Family: Rutaceae (citrus family)
Genus: Limonia
Botanical name: Limonia acidissima
Sanskrit: Kapitha, Kapi
Hindi: Kaith
English: Wood apple, Elephant apple, Curd fruit, Monkey fruit
Malayalam: Vilarmaram, Vilavu
Wood apple a large tree growing to 9 metres (30 ft) tall, with rough, spiny bark. The leaves are pinnate, with 5-7 leaflets, each leaflet 25–35 mm long and 10–20 mm broad, with a citrus-scent when crushed. The fruit is a berry 5–9 cm diameter, and may be sweet or sour. It has a very hard rind which can be difficult to crack open, and contains sticky brown pulp and small white seeds. The fruit looks similar in appearance to fruit of Bael (Aegle marmelos).
The Bark, Leaves, Root, Fruits and Gum of Vilarmaram is used for vata, diarrhea, anorexia, vomiting, cough, bronchitis, hiccough, and cardiac debility The fruit is used in India as a liver and cardiac tonic, and when unripe, as an astringent means of halting diarrhoea and dysentery and effective treatment for hiccough, sore throat and diseases of the gums. The pulp is poultice on to bites and stings of venomous insects, as is the powdered rind. Wood apple bark is also used as a cosmetic called thanakha in Southeast Asia. The fruit rind yields oil that is popular as a fragrance for hair; it also produces a dye used to colour silks and calico. In Tamil Nadu leaves and fruit traditionally have been used for elephant food, while the branches were used as brooms for rough work in connection with animal care.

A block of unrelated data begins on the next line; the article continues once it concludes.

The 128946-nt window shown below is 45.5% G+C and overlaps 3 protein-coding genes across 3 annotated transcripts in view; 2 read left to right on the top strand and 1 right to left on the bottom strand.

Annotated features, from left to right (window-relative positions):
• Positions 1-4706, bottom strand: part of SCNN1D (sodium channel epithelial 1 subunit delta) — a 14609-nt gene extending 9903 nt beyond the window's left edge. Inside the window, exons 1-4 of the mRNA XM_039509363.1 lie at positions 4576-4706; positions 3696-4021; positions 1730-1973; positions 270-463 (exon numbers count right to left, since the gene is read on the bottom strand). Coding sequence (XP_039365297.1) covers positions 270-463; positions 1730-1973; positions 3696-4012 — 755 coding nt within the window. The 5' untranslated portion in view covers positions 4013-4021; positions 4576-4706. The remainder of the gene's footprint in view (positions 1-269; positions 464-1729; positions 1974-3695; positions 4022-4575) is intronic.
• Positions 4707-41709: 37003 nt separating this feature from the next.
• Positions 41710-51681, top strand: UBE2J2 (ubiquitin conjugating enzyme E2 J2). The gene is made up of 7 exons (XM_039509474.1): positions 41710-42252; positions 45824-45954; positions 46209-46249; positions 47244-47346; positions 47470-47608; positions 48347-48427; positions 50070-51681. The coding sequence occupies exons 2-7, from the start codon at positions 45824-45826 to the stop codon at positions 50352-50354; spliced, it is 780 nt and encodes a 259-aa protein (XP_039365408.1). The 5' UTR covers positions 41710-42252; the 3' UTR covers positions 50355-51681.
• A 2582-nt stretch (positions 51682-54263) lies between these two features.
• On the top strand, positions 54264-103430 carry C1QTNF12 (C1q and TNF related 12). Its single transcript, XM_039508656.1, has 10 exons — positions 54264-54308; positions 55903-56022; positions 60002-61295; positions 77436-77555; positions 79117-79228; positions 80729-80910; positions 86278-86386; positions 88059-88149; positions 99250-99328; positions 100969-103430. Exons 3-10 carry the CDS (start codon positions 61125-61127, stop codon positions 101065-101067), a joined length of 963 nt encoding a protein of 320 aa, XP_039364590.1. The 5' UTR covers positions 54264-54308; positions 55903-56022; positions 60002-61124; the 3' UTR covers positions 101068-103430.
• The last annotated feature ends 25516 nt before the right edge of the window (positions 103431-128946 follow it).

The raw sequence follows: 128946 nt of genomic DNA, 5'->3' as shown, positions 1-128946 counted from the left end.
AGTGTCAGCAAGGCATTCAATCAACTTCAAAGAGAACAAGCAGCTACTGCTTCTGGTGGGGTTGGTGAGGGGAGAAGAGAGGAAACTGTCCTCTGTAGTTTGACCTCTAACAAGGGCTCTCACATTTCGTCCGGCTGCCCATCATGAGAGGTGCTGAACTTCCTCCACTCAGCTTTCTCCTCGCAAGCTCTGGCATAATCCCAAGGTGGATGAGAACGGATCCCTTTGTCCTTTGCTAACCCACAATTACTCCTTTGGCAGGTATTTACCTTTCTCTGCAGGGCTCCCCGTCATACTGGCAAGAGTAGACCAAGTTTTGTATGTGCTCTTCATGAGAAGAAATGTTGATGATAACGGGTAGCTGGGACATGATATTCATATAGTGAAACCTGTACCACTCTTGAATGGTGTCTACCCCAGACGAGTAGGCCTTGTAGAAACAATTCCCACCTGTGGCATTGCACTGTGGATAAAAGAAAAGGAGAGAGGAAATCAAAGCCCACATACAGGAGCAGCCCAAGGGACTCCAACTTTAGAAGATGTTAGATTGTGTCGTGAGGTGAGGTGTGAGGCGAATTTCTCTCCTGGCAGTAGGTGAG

Limonia acidissima
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